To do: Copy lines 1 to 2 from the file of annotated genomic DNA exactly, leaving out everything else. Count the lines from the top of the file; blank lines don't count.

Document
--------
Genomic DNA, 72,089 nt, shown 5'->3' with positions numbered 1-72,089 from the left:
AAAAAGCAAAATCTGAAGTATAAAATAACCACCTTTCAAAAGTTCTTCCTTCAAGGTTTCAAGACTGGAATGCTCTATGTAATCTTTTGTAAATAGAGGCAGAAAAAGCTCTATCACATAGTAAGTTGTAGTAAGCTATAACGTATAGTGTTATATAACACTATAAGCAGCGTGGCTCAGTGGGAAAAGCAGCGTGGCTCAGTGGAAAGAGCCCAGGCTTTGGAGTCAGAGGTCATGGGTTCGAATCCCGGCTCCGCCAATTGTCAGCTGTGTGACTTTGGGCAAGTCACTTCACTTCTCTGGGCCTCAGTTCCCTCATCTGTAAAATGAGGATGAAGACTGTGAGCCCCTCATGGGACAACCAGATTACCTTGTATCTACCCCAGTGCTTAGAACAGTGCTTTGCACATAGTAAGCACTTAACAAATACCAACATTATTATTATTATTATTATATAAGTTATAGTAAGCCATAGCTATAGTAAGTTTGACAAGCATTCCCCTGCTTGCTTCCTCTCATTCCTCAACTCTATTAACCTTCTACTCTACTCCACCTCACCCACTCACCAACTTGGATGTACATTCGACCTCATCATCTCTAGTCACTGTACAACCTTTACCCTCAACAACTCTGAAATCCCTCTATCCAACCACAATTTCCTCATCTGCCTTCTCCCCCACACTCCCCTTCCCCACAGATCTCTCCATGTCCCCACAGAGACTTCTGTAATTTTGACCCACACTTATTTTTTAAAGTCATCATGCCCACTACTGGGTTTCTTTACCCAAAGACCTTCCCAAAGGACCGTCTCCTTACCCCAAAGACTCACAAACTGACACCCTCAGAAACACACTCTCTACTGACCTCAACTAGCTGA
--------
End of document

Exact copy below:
Genomic DNA, 72,089 nt, shown 5'->3' with positions numbered 1-72,089 from the left:
AAAAAGCAAAATCTGAAGTATAAAATAACCACCTTTCAAAAGTTCTTCCTTCAAGGTTTCAAGACTGGAATGCTCTATGTAATCTTTTGTAAATAGAGGCAGAAAAAGCTCTATCACATAGTAAGTTGTAGTAAGCTATAACGTATAGTGTTATATAACACTATAAGCAGCGTGGCTCAGTGGGAAAAGCAGCGTGGCTCAGTGGAAAGAGCCCAGGCTTTGGAGTCAGAGGTCATGGGTTCGAATCCCGGCTCCGCCAATTGTCAGCTGTGTGACTTTGGGCAAGTCACTTCACTTCTCTGGGCCTCAGTTCCCTCATCTGTAAAATGAGGATGAAGACTGTGAGCCCCTCATGGGACAACCAGATTACCTTGTATCTACCCCAGTGCTTAGAACAGTGCTTTGCACATAGTAAGCACTTAACAAATACCAACATTATTATTATTATTATTATATAAGTTATAGTAAGCCATAGCTATAGTAAGTTTGACAAGCATTCCCCTGCTTGCTTCCTCTCATTCCTCAACTCTATTAACCTTCTACTCTACTCCACCTCACCCACTCACCAACTTGGATGTACATTCGACCTCATCATCTCTAGTCACTGTACAACCTTTACCCTCAACAACTCTGAAATCCCTCTATCCAACCACAATTTCCTCATCTGCCTTCTCCCCCACACTCCCCTTCCCCACAGATCTCTCCATGTCCCCACAGAGACTTCTGTAATTTTGACCCACACTTATTTTTTAAAGTCATCATGCCCACTACTGGGTTTCTTTACCCAAAGACCTTCCCAAAGGACCGTCTCCTTACCCCAAAGACTCACAAACTGACACCCTCAGAAACACACTCTCTACTGACCTCAACTAGCTGA